The general practice in testing COVID-19 patients is to send swab samples to the lab where it will be tested for the SARS-CoV-2 virus. If the result is negative the question of what is making the patient sick still remains. Sorting out what is at the heart of the illness is a big challenge for clinicians. Whether or not one of the pathogens is the coronavirus, any pathogen can leave the immune system too weak to deal with other infections.
With flu season on the horizon co-infections will become a problem as viruses and bacteria ‘gang up’ on our bodies. Imagine having a cough, fever, and the chills from the flu, then getting exposed to COVID-19. Or the other way around. Genome capture technology research led by the University of Regina with support from Genome Prairie’s COVID-19 Rapid Regional Response (COV3R) program will help with the diagnosis so that doctors can zero in on treatments more quickly.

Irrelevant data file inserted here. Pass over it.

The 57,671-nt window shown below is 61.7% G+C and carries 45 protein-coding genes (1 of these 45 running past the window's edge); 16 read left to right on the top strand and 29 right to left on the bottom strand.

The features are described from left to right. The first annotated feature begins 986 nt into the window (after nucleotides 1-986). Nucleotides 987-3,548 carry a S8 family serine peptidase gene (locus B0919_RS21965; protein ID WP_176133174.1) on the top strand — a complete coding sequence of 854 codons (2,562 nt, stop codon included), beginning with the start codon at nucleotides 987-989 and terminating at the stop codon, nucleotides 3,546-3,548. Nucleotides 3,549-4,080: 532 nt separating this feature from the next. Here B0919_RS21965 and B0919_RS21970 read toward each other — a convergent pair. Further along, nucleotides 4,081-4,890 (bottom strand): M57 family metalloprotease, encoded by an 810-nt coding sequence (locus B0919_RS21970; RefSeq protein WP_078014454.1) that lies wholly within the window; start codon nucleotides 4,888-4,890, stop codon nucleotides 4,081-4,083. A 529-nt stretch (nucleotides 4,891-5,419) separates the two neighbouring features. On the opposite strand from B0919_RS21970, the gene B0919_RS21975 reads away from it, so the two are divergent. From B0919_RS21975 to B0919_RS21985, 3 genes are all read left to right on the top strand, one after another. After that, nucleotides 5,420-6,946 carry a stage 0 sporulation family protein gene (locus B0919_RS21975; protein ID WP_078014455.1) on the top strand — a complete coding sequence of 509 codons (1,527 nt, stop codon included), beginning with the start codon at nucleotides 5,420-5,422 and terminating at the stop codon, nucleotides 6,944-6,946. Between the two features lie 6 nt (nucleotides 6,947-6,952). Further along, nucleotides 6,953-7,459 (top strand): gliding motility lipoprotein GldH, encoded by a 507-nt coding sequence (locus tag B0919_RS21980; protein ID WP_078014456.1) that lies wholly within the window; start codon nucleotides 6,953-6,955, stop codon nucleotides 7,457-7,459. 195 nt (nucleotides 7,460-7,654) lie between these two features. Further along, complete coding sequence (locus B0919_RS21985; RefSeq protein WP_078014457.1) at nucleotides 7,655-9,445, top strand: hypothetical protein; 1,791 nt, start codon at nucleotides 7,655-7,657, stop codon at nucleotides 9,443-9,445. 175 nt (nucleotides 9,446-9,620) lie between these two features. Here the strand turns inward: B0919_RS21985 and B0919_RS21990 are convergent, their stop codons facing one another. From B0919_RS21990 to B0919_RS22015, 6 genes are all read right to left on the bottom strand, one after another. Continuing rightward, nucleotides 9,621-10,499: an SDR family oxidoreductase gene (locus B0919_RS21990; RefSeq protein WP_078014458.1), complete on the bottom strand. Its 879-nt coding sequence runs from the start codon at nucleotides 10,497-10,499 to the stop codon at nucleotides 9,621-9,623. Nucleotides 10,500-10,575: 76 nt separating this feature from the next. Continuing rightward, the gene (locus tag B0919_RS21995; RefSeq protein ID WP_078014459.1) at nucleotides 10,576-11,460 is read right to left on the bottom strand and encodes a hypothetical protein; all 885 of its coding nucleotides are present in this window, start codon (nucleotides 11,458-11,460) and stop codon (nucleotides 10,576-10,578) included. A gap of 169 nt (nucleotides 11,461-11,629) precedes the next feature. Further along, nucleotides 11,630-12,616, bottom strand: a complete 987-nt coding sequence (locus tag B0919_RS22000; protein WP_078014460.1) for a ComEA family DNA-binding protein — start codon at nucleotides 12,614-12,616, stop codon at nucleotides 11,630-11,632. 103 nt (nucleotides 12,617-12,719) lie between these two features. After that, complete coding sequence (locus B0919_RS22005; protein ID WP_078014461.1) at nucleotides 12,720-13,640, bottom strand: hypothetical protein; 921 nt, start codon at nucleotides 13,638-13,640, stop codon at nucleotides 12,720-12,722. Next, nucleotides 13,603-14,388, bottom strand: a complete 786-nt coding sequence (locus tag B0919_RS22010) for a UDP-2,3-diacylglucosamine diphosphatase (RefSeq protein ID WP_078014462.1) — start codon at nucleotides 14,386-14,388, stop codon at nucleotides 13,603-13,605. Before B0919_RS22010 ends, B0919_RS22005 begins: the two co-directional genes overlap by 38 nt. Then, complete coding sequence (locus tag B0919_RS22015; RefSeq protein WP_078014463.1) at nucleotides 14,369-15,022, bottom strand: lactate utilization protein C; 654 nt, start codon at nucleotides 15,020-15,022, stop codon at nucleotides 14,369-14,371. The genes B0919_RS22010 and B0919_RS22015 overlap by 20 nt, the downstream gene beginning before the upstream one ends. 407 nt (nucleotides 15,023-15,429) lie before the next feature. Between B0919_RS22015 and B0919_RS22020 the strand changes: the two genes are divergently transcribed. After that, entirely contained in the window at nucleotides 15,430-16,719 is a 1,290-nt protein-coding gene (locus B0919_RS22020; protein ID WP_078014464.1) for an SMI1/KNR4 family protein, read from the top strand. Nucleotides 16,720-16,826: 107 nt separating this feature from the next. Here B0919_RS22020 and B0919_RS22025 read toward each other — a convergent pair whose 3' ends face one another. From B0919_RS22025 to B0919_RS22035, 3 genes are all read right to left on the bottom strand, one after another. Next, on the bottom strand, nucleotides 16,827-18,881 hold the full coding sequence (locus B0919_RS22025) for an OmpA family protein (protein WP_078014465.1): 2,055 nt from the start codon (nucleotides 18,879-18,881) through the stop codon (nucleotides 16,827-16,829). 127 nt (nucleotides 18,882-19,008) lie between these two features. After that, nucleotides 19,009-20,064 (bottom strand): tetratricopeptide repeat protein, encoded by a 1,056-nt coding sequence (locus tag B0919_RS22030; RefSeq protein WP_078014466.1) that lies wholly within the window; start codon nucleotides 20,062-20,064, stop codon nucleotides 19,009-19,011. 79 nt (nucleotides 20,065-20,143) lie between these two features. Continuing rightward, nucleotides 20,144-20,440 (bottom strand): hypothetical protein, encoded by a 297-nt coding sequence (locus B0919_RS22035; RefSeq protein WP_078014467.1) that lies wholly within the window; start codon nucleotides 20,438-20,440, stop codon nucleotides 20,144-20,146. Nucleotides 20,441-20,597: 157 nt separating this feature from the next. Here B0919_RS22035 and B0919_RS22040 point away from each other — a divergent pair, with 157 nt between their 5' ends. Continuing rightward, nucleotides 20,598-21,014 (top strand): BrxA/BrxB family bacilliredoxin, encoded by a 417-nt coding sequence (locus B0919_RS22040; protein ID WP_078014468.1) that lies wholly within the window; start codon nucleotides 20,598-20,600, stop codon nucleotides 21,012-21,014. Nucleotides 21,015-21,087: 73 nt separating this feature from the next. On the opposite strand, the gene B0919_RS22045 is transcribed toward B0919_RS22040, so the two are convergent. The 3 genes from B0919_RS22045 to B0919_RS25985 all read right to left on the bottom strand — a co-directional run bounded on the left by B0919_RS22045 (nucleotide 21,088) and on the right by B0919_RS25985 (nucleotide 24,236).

A testing swab will contain a variety of bacterial and viral material and researchers will be able to pull out the genetic material for many pathogens that are known to infect our respiratory tract. Different strains of pathogens can also be identified which will go a long way to track sources of infections and how they are being spread. The COVID-19 part of the testing data will go into Genome Canada’s Canadian COVID-19 Genomics Network (CanCOGeN)
initiative. A pretty good range of use from a single test.
Freelance broadcaster Don Hill talked with Andrew Cameron, an associate professor of biology at the University of Regina and the lead for the COV3R project.